In Zimbabwe it is clearly important for all Zimbabweans to acknowledge that diasporas bring benefits rather than burdens. As the recent election showed, most politicians struggle with the complex issues of immigration, there is now a need to analyze this and identify the benefit and value of migration to the mother land and encourage them to participate in economic development of Zimbabwe and Africa. www.engineeringnews.co.zw

 From the research, those in the UK have an average income per head of $25,000, and an estimated population of 3 million people of the Zimbabwe diaspora comprise a very strong economic unit with a value of $3 billion coming from the UK only. Compare that with Zimbabwe's nominal GDP for 2018 of $26.3 billion (https://knoema.com/atlas/Zimbabwe/GDP)and the community is hugely significant. These people are seen as potential investors and customers for both Africa and the countries where they have settled.

The huge economic value of diaspora communities is demonstrated by the remittances that migrant workers send to support families or invest in their mother countries. According to the www.guardian.com, these remittances are at record levels. In 2018 they were officially more than $800 billion globally, according to the World Bank, they may be much higher. Remittances from the US were calculated at $210.8 billion; the UK is believed to generate the third-highest amount, at around $30 billion, of which $3 billion is sent to Zimbabwe alone.

Remittances alone are justifying the establishment of Zimbabwean banks in South Africa, UK and the USA where there is a high concentration of Zimbabweans. Steward Bank opened a branch in the UK purely on the basis of the diaspora remittances. Their idea is to become the bank of choice for diasporas and non-resident Zimbabweans. With the growth of internet banking, Zimbabweans will have access to their village that they came from in terms of remitting funds all on their mobile devices with a click of a button"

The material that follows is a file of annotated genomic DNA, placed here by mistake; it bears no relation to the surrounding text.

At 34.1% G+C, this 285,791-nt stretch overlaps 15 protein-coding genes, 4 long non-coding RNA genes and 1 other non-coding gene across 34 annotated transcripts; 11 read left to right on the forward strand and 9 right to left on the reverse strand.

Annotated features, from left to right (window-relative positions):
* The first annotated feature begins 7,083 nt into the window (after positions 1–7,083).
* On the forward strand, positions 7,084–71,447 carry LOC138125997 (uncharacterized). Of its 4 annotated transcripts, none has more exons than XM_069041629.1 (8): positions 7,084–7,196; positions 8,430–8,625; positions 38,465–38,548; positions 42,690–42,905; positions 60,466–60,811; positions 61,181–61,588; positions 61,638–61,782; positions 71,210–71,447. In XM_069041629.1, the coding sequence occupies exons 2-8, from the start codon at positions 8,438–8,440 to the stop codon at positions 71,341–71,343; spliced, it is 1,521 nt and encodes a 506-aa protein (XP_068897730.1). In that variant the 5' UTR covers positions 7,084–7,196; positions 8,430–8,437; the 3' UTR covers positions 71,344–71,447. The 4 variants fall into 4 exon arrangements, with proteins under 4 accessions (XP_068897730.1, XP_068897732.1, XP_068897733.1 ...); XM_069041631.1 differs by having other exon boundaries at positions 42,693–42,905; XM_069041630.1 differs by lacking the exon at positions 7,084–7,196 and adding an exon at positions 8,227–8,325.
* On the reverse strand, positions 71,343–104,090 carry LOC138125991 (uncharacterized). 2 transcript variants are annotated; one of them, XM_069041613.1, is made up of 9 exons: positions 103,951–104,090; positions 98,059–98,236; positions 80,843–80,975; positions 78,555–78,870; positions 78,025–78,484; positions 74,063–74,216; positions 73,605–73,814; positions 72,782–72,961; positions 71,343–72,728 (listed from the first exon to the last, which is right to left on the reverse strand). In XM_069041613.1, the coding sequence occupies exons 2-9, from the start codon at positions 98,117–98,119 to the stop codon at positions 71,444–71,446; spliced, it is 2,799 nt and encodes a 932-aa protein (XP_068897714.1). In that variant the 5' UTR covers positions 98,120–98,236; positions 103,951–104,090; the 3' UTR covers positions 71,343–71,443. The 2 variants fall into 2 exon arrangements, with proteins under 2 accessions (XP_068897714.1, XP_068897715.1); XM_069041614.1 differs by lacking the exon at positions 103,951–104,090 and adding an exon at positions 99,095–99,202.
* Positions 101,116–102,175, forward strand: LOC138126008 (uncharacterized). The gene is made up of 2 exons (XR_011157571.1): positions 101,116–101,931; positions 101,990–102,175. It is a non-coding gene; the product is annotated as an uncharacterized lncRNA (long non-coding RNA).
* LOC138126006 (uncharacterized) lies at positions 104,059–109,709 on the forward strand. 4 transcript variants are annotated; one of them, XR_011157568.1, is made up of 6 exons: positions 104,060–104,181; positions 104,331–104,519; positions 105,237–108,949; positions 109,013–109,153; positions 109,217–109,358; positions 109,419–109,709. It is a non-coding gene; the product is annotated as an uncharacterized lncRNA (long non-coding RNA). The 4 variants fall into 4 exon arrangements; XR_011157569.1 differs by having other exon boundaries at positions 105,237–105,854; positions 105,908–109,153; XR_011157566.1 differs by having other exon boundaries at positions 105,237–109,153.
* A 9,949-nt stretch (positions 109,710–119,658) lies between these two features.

Companies are increasingly recognising the importance of the diasporas. Zimbabwe has recently taken steps to build relations with its emigrants, many of whom left during a period of Mugabe's rule. The Zimbabwean government should setup the Diaspora Research Unit at the Ministry of International Trade and Foreign Affairs just like Ghana whose aims to support emigrant Ghanaians who want to return home or improve ties with their mother country.

This kind of government support is of enormous value to Zimbabwe. Zimbabwe's diaspora community thrives on news from its country of origin and on practical reminders food, music, literature from the land from which it originates.  

Of course, there are those Zimbabweans who would like to shed their cultural "heritage baggage" they brought with them and completely integrate with their adopted country. It is always a good thing but some have completely list their cultural identity which is completely sad.  Zimbabwe should recognise the fact that their cultural distinctions are important. These must be preserve so that the next generation will be able to recognise them and take pleasure in them. We need to remind the new generation diasporas of their heritage. They need to know it is an asset, not a liability.

In Zimbabwe it is clearly important for all Zimbabweans to acknowledge that diasporas bring benefits rather than burdens. As the recent election showed, most politicians struggle with the complex issues of immigration, there is now a need to analysis this and identify the benefit and value of migration to the mother land and encourage them to participate in economic development of Zimbabwe and Africa.

Engineer: Jacob Kudzayi Mutisi Contact: +263772278161

- www.engineeringnews.co.zw